China’s rapid economic growth and ineluctable rise faces an unavoidable threat.
Well-flagged dangers, such as asset price bubbles exploding, hidden non-performing bank loans being exposed, inflation adding to rumbling social discontent, or consumption failing to catch up with years of investment in fixed-capital formation, might turn out to be merely temporary glitches, if they materialise at all.
However, that’s not the case for what amounts to China’s ticking demographic time bomb. Unfortunately, too, it is already too late to cut the wires to prevent the bomb from detonating.
“The aging of China is probably the fastest in history,” wrote Sanjeev Sanyal, Deutsche Bank’s global strategist in a paper published on May 13, The End of Population Growth.
China recognises the problem. The head of the country’s statistics office, Ma Jiantang, has said that the 2010 census showed the share of the population aged 14 years or less is now just 16.6%, a fall of 6.3 percentage points since 2000.
The conclusion is that “China’s workforce will peak in the next few years and will decline through the 2020s before collapsing in the 2030s,” said Sanyal. Even a relaxation of the one-child policy, introduced by Deng Xiaoping in 1980, will have little if any effect in the medium term, because China “is already past the tipping point because of a combination of gender imbalance and a very skewed age structure”.
The number of women of child-bearing age will fall by 8% during the next decade, a further 10% in the 2020s and then at an even faster pace if nothing is done to correct the trend. Increasingly, more women will have to withdraw from the workforce to focus on reproduction and childcare. Yet, “even if such social engineering was possible today ... this will actually worsen the problem of [the] shrinking labour force for decades”, said Sanyal.
Of course, this aging trend is well established in developed countries, and has also been evident throughout Asia for some time, especially in Japan and South Korea, where workforces will also suffer sharp declines during the next three decades. Fertility rates are declining and are likely to fall to the replacement rate within the next two decades. Rising longevity might mitigate declining birth rates to some extent, but the UN, using 2010 census data, now expects the world’s population to peak at around nine billion in 2050.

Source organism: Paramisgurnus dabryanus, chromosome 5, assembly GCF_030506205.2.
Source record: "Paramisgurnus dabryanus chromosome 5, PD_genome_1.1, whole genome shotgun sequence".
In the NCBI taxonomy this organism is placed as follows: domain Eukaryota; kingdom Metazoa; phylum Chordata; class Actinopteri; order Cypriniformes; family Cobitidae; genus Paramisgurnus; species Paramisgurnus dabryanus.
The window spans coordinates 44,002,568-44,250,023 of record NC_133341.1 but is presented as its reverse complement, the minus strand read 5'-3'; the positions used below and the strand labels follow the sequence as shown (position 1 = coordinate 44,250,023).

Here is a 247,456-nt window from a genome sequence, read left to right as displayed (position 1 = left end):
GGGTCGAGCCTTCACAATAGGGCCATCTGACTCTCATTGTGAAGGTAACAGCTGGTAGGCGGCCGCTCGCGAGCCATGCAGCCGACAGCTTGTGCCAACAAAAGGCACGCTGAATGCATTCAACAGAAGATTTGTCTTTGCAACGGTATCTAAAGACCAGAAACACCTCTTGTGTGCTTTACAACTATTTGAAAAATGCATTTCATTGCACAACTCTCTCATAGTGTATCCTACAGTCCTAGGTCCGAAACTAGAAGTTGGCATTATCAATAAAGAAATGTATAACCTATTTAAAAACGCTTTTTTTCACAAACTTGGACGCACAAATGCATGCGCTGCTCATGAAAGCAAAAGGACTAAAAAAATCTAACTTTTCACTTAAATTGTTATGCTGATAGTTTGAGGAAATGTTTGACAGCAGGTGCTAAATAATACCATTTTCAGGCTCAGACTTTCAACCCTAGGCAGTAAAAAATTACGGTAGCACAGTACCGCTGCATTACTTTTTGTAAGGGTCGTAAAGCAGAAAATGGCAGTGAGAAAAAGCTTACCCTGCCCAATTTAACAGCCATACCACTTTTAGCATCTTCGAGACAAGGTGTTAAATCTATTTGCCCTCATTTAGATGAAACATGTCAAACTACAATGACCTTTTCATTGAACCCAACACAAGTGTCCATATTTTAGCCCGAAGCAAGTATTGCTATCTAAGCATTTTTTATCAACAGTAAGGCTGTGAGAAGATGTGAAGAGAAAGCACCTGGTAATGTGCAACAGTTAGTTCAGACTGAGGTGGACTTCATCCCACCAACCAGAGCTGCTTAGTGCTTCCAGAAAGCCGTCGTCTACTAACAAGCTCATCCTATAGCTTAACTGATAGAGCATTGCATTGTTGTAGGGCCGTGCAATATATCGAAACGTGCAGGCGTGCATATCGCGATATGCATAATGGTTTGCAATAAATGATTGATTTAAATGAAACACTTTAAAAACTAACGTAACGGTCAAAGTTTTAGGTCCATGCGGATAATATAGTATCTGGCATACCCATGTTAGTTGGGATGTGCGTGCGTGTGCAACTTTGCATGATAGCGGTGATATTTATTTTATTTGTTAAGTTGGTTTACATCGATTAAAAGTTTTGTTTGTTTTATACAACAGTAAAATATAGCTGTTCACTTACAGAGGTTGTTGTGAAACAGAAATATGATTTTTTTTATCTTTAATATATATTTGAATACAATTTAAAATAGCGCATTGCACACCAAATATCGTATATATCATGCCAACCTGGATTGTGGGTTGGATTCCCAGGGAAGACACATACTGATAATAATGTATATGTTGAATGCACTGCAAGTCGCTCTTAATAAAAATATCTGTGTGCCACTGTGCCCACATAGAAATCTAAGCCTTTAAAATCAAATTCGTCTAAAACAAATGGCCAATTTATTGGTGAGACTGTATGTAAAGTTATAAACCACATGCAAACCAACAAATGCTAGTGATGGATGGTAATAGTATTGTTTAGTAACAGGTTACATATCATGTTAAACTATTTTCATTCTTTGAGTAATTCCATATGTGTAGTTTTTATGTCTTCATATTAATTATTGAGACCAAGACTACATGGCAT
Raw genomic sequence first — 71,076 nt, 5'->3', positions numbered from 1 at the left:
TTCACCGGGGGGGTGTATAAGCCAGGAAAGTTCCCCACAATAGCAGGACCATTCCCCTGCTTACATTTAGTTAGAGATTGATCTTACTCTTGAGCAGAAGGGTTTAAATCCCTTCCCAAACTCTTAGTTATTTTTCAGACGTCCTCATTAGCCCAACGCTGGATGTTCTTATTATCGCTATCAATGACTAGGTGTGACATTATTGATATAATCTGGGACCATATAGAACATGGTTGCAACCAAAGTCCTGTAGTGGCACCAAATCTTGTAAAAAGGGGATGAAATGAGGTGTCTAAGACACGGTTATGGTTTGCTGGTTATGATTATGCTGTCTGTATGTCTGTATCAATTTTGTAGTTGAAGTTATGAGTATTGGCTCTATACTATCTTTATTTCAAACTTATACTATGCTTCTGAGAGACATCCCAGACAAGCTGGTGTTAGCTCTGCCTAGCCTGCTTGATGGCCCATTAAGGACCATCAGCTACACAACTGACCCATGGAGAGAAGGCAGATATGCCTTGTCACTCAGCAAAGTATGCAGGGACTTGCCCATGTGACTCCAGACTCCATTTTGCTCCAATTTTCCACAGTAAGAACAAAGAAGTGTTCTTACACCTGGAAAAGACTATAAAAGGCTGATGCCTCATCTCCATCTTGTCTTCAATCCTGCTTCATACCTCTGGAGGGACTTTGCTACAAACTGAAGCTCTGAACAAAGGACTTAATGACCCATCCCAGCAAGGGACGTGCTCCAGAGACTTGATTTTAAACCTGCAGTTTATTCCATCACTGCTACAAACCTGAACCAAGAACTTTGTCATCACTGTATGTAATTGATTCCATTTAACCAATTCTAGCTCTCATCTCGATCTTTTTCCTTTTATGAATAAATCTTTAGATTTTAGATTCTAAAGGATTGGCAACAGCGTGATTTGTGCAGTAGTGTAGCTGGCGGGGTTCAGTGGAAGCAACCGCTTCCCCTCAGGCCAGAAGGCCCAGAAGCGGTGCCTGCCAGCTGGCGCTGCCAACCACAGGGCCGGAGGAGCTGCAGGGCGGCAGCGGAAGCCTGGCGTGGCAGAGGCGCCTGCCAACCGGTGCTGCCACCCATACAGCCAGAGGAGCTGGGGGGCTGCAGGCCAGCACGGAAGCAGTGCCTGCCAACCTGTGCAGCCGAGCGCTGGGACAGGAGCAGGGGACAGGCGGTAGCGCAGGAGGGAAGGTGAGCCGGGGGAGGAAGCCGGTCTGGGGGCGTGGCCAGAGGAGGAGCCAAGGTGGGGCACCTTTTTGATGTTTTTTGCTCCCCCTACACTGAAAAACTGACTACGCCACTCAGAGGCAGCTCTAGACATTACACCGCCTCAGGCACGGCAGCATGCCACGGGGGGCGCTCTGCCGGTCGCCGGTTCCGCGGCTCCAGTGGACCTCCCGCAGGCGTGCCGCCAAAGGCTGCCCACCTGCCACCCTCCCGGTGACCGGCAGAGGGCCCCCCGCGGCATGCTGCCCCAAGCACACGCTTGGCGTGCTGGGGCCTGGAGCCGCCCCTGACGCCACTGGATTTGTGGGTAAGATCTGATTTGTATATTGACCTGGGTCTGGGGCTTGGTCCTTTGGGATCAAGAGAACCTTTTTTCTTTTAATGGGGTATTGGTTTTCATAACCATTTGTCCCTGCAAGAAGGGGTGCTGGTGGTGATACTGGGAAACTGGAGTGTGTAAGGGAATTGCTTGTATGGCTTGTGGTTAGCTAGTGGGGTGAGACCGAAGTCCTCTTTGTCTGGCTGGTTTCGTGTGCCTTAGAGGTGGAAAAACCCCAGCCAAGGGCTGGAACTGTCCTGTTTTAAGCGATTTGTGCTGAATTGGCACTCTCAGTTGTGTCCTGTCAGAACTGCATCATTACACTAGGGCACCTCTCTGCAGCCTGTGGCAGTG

The exceptions in Asia are the Philippines — where perhaps its most influential citizen, boxing champion-turned-politician Manny Pacquiao, is doing his best to keep the birth-rate high with his vocal opposition to contraception — and, most important, India.
So, comparisons with China’s economic progress might soon switch to India’s favour. Discussions will concentrate less on the merits of authoritarian and democratic political regimes, the levels of institutional corruption and the honesty of business practices; instead, weight of numbers should support India in the race — albeit one that neither country acknowledges is taking place.
According to Deutsche Bank, India is the only country in the world “that has a workforce that is growing in sufficient scale over the next three decades to balance the declines expected in other major economies”. Between 2010 and 2020, the bank estimates it will rise by 17%, by 11% during the following decade and by another 5% between 2030 and 2040. In addition, Indians are becoming better educated, with the country’s literacy rate now at 74% compared with 65% in 2001, according to the latest national census.
Whether India can take advantage of this “demographic dividend” by introducing appropriate policies and building essential infrastructures is another matter. But, as Sanyal said, “it cannot be denied ... that the opportunity exists and will be in place for a long time”.
Meanwhile, China will be compelled to move swiftly up the value chain, jettisoning labour-intensive industries for capital-based ones. In the context of its demographic future, China’s relentless, manic drive towards industrialisation, urbanisation and economic security makes sense. Perhaps, this is actually its one, small window to modernise. No wonder it is in a hurry.